Condensed-Matter Physics & Materials Science Seminar
"The Kondo effect from an STM perspective:Comparison between metals and insulators"
Presented by Steffen Wirth, Max-Planck-Institute for Chemical Physics of Solids Dresden, Germany
Wednesday, January 29, 2014, 1:30 pm
ISB Bldg. 734, Conf. Room 201 (upstairs)
Hosted by: Meigan Aronson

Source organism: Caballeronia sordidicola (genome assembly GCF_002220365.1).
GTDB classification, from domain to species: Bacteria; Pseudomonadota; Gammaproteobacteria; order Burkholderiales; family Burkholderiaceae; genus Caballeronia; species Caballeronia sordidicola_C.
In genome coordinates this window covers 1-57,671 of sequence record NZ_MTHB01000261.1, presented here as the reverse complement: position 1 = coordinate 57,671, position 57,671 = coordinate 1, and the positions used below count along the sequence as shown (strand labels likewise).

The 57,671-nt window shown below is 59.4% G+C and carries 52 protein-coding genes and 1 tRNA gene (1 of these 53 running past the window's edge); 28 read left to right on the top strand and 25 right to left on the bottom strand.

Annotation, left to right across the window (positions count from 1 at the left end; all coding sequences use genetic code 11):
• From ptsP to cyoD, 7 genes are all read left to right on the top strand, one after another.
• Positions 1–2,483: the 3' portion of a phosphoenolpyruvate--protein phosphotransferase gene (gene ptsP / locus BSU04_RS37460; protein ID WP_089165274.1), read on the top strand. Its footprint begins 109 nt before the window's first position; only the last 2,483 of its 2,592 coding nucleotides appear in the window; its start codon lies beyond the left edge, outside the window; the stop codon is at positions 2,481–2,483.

Hybridization is a fundamental concept in strongly correlated electron physics. In heavy fermion metals, it may result in the generation of low-energy scales that can give rise to quantum criticality and unconventional superconductivity. We discuss the effects of hybridization and of the Kondo interaction as probed by tunneling and magnetotransport studies, and focus on the heavy fermion metal YbRh2Si2 and the intermediate valence insulator SmB6. We investigated YbRh2Si2 and its doped counterparts Yb(Rh1��'xMx)2Si2. Hints toward the existence of a quantum critical point are discussed in terms of an antiferromagnetic instability and the Kondo break-down of the heavy quasiparticles [1,2]. Recent Scanning Tunneling Microscopy (STM) and Spectroscopy (STS) studies identified a hybridization-induced gap-like feature of the tunneling conductance as well as crystal field excitations . Here we focus on the evolution of the signatures of the Kondo lattice. While the Kondo lattice starts forming already at the single-ion Kondo temperature it dominates the material properties only at much lower temperatures. These findings by STS are augmented by band structure calculations and additional measurements [4,5]. Hybridization also plays a decisive role in the low temperature properties of the intermediate valence system SmB6. The hybridization gap, inter-multiplet transitions and possible crystal field excitations are observed by STS. The temperature evolution of these spectra again points toward the Kondo effect being at play. STS conducted on non-reconstructed surfaces gave results in excellent agreement with expectations for a Fano resonance. The impact of surface properties and reconstructions is discussed, also in relation to the recent proposal of a topologicall